Years ago I entered the wedding industry shooting wedding videos. The NLE (non-linear editing) software I used in the past was Adobe Elements, Pinnacle Express, and Adobe Premiere. My favorite one though was Avid Xpress Pro. Then I switched to the digital SLR and pretty much left my video days behind. I am now a professional photographer, NOT a video editor in any way shape or form… but then I switched to Mac.
On the Mac there is this thing called iMovie and it got me back into video editing, but only on the basic level for personal use. I am in no way writing this blog post as a video editing expert. iMovie is not a professional editing app, but great for short projects or home videos. I like iMovie a lot and have used it for Shutter Wars and personal home videos. But I have always wanted a little more, but without too much complexity. Enter Apple’s newest and notorious video editing app, Final Cut Pro X!
Here’s a quick sample cut I recently did from a lighting demo and editorial shoot in McKee-Beshers sunflower field. Nothing too fancy, just demonstrating some of the new transitions, generators and titles:
Final Cut Pro X has been receiving a lot of criticism lately, particularly from professional video editors. I have read in countless blogs, tweets, and Facebook statuses that many are not happy with the missing components they loved about past versions of Final Cut Pro. I don’t know every detail about this video editing app yet, but after working on two short reels I must say that I really do like what I see so far.
THE PROS AND CONS
Here are just a few things I really like about FCPX:
- Cool new themes, animations, text and transitions
- Magnetic timeline where clips snap into place so no more unwanted gaps
- The new timeline lets you “stack” multiple tracks of videos and audio for easier editing, similar to pro apps
- Automatic audio sync… YES that’s right! Very helpful when filming in dual system mode, or audio recorded on a separate device. I haven’t tested this out yet but if it works, no need for third party sync plugins!
- 1300 royalty free sound effects – nice!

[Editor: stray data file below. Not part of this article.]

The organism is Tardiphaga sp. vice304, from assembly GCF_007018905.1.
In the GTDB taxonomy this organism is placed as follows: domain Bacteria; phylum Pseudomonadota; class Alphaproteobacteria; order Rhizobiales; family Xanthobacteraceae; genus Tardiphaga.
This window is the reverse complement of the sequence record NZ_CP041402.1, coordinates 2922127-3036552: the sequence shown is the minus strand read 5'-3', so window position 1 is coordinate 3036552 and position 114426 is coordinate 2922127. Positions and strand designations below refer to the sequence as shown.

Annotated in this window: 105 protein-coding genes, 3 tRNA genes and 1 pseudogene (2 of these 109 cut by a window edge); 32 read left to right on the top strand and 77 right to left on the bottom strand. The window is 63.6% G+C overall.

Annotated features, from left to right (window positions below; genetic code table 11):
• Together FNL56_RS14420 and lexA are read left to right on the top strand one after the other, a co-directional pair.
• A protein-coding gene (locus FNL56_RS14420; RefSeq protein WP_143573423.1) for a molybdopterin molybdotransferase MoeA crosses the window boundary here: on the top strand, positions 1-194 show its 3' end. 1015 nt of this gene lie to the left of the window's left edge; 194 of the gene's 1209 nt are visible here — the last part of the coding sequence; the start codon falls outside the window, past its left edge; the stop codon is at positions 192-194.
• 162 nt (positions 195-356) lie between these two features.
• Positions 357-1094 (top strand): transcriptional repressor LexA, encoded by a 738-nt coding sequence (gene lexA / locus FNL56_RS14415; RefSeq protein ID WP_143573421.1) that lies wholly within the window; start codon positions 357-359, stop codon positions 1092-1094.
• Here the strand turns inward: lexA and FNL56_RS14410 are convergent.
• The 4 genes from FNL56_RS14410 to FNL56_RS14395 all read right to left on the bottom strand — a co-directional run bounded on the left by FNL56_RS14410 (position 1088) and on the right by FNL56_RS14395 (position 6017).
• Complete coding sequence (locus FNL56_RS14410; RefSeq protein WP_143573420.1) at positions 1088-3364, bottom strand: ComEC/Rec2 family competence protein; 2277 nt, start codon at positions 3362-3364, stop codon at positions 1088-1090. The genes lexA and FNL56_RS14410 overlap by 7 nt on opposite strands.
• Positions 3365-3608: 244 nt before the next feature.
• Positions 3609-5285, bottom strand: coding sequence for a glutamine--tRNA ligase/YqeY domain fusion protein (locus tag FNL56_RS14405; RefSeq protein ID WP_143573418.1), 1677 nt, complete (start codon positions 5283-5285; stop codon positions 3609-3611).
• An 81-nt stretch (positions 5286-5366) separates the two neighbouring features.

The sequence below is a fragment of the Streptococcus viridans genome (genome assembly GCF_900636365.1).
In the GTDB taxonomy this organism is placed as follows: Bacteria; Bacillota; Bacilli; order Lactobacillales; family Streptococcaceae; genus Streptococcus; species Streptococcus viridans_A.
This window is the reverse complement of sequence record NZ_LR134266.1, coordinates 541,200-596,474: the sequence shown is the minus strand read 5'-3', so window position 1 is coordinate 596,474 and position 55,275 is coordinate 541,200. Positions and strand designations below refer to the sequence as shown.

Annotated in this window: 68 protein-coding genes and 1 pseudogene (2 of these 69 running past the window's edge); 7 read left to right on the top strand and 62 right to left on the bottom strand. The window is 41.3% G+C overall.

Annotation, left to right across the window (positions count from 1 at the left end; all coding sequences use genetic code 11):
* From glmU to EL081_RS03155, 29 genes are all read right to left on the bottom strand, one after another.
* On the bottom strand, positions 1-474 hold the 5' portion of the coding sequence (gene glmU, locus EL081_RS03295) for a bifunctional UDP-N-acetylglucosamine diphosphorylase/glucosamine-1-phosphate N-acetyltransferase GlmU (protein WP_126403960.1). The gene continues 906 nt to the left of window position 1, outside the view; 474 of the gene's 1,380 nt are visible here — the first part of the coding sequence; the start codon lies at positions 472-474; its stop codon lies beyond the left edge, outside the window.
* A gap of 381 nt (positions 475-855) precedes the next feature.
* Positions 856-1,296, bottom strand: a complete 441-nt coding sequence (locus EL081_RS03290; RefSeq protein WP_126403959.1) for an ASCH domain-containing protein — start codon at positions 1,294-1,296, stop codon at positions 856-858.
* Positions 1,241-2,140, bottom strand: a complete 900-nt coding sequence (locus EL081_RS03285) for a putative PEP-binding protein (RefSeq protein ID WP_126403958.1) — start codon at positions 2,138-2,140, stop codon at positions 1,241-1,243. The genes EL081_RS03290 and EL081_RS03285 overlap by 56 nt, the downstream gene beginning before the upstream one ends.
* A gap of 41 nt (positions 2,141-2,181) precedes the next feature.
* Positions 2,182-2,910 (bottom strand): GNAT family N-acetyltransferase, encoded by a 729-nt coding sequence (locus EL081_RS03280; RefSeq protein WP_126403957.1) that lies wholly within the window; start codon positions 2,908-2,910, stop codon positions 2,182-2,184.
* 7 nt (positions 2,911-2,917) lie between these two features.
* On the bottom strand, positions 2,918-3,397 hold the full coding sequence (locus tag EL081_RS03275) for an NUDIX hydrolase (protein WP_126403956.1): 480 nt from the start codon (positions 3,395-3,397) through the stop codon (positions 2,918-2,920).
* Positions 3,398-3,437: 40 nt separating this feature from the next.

- Clip Connections – this was quite helpful to me keeping my clips and audio together when I move things around
- Inline Precision Editor – love this one as it helps me cut clips and audio more accurately at exact points all in one timeline
- Auditions – this is VERY cool, letting me easily skim over a group of selected clips or effects within a point in the timeline to decide which clips I like better
And that’s just scratching the surface. There really is a lot more to take a look at and try. It’s basically iMovie on steroids. AWESOME.
What do I NOT like? Well, I can’t really say at this point to be fair. I’ve only had this less than a week, and to be honest, I am just expecting something that has a little more to offer than iMovie. And so far FCPX really delivers. I am still grinning knowing that I can sync audio to video in post without the use of third party syncing apps! The only thing I am having an issue with is the new 64-bit architecture lets your computer use all the RAM you have so that it can handle larger frame sizes and keep more frames in memory. The benefit is that you can work with multilayered effects and create bigger projects. The downside is that it sucks up a lot of your CPU and memory, at least on my machine.
WHAT’S DIFFERENT ABOUT FCPX COMPARED TO iMOVIE?
Right off the bat, FCPX has more horsepower and a richer feature set. Visit the Apple site or the Mac app store to learn more. But take a look at the following screenshots. If that doesn’t make you scratch your head a bit, I don’t know what will. They look awfully similar…but trust me, they are different.
If you look at the screenshots above, you’ll notice how similar the user interface is between iMovie and FCPX. The layout and flow is virtually similar to one another. You gotta wonder why Apple didn’t just call it iMovie version 18.9 or something. If you’re comfortable with iMovie you’ll find your way around FCPX. Upon editing a couple of sizzle reels over the last few days on my MacBook Pro 17, I noticed FCPX had a few moments of the dreaded spinning color wheel (e.g., computer hang up). My system does meet or exceed minimum system requirements, so other than the occasional color wheel, this thing runs smooth.
WHO IS FINAL CUT PRO X FOR?
In my opinion, FCPX is a much better video editing app than iMovie for the camera dad like me who happens to be a professional photographer. Not to mention the huge market of photographers incorporating HD video services into their business model. Now there’s the kicker. Apple’s timing could not have been better. The rising popularity of DSLRs with HD video was screaming for more horsepower than iMovie, minus the advanced editing capabilities of some of the past Final Cut Pro apps. I can’t help but think that Apple was responding to that market, which happens to be much larger than the niche market of professional editors. Is this indicative of a potential business plan that Apple will no longer be supporting professional video editors and turning their attention more to the masses? Time will tell.
That said, I am sorry to hear that Final Cut Pro X disappointed many professional video editors, and I can see why. There are a lot of things you cannot control or manipulate that professional editors want. However, I beg to differ with those who do not believe this can be suited for professional projects. If you’re a good editor, you can make the most of FCPX and produce some amazing results. Not to mention you can add on Motion 5 to enhance your production value in post. And as for the millions of consumers and professional photographers with HD video cameras who want to dive into more video editing with a fluid app, you might be in for a treat. I believe this app was made for you too.
Final Cut Pro X is available in the Mac app store for $299.99.